With its mid-sized capacity and classic styling, Holland America's stately Maasdam is a manageable and pleasant ship. After eighteen years in service, it has succeeded in retaining its youth -- with a major sweep of contemporary updates in both 2006 and the spring of 2011 -- but has resisted the impulse to act like a teenager. As such, the 1,258-passenger Maasdam has retained some of the traditional sensibilities that appeal to its older audience base -- high tea, formal nights, ballroom dancing and displays of antiques -- while adding elements to appeal to younger audiences. Such newer features include two contemporary alternative restaurants, wireless hotspots, three new hip specialty bars and an iPod tour of the aforementioned antiques.

Indeed, there are some who say hats off to Maasdam for resisting some of the more radical trends of the behemoth ships (no surfing wave simulators or rock-climbing walls here), while stepping ahead on other fronts. Case in point is the ship's state-of-the-art, New York Times-branded Explorations Cafe, a combination library and digital fun room for the over 50 set (think touch-screen interactive maps, over-sized crossword puzzles).

Its latest refurbishment, in April 2011, was part of HAL's $560 million Signature of Excellence initiative focused on modernizing its oldest ships. Along with new carpets, upholstery and soft goods, Maasdam gained three major features: a dinner-only Italian restaurant, two new kinds of cabins, and the Mix Lounge, a three-in-one bar central with each venue offering a specific type of drink and each flowing into the others. The new additions -- especially the alternative restaurant and bar area -- help up Maasdam's "hip factor" without detracting from any of the ship's classic charm.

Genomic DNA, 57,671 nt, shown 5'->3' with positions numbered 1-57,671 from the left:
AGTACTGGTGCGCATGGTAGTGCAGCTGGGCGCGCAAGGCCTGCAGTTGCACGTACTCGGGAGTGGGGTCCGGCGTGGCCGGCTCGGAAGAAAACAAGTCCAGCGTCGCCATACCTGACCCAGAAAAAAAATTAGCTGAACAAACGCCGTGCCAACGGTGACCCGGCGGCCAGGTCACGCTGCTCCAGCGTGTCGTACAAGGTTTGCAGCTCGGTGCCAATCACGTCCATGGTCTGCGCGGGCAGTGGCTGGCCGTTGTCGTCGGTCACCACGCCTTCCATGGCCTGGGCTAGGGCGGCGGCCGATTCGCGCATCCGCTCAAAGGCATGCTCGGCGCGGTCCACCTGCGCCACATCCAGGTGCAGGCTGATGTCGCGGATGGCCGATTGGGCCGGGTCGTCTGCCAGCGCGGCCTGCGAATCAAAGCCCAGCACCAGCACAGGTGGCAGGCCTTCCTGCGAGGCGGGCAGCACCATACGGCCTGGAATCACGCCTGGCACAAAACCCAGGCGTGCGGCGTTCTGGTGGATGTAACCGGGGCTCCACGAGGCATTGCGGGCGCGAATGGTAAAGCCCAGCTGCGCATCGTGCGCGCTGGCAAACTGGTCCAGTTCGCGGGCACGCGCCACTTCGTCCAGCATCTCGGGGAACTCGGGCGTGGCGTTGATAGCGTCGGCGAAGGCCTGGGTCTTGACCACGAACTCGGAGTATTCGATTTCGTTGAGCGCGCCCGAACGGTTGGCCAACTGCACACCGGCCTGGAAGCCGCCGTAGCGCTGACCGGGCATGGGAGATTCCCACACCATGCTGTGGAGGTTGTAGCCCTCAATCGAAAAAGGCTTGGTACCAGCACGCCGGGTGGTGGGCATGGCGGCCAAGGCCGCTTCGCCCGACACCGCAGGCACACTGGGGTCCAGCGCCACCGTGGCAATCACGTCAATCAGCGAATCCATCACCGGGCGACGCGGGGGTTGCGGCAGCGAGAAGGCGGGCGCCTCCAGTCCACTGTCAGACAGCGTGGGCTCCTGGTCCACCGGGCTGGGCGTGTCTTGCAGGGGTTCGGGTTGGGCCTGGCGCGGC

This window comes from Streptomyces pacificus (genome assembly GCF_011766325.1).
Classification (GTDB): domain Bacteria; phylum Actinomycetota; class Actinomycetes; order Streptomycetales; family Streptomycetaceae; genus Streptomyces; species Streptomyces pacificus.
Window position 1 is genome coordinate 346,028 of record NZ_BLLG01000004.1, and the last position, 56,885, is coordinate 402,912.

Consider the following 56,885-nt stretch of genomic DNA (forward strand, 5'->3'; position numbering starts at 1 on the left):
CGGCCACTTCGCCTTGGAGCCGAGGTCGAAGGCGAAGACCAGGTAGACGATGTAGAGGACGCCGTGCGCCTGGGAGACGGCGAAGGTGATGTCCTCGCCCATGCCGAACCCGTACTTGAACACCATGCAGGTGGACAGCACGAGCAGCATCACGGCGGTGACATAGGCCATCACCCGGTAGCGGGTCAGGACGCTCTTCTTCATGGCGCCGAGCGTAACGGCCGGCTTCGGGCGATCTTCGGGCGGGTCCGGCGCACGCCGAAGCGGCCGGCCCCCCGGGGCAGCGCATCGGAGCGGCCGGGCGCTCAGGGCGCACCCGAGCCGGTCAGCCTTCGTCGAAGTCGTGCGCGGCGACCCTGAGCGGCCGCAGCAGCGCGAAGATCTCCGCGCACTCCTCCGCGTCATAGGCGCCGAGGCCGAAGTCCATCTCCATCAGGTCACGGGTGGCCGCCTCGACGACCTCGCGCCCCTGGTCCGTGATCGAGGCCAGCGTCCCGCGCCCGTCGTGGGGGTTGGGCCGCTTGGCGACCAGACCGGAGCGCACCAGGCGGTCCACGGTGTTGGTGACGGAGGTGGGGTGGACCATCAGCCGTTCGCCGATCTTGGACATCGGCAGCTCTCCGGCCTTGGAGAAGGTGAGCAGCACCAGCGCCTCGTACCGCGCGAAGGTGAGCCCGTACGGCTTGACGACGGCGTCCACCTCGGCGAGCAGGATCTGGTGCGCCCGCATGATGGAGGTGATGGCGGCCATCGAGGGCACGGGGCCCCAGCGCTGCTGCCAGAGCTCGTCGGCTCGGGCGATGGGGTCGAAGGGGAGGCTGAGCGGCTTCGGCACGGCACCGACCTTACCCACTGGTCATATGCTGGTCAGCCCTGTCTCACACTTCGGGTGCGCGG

Dining

Maasdam's restaurants are the grand Rotterdam Dining Room, the bustling and bountiful Lido buffet, and the intimate and subdued Pinnacle Grill. Add a casual poolside option for burgers and dogs, a coffee bar, and round-the-clock complimentary (and prompt) room service (from hot breakfasts to dinner selections), and dining options are well covered.

The Lido buffet is cheerful and efficient and has great views through floor-to-ceiling windows. Lido serves continental breakfast starting at 6:30 a.m., full breakfast from 7 to 11 a.m.; lunch from 11 a.m. to 2 p.m.; and dinner from 6 to 7:30 p.m. (Hours may be adjusted on port days and embarkation/debarkation, so check the daily schedule to be sure.) There are extended hours at Lido for sandwiches, ice cream or special late-night offerings, and coffee and tea are available there at all times. Even at peak times, the lines are manageable, with plenty of available tables. Most days, friendly staff members will carry the trays of youngsters and those with mobility issues, a courteous touch that goes a long way.

As with most buffets, Lido is characterized by variety, quantity and quickness -- and quality is sometimes a casualty of this emphasis. Breakfast options include made-to-order omelets and specialty pancakes, generous servings of bacon or sausage, rather good muesli, and a host of unspectacular pastries. Lunch is hot entrees (pastas, stir fry, fish or chicken), sandwiches, salads and desserts. Dinner includes many of the same choices offered in the Rotterdam Dining Room.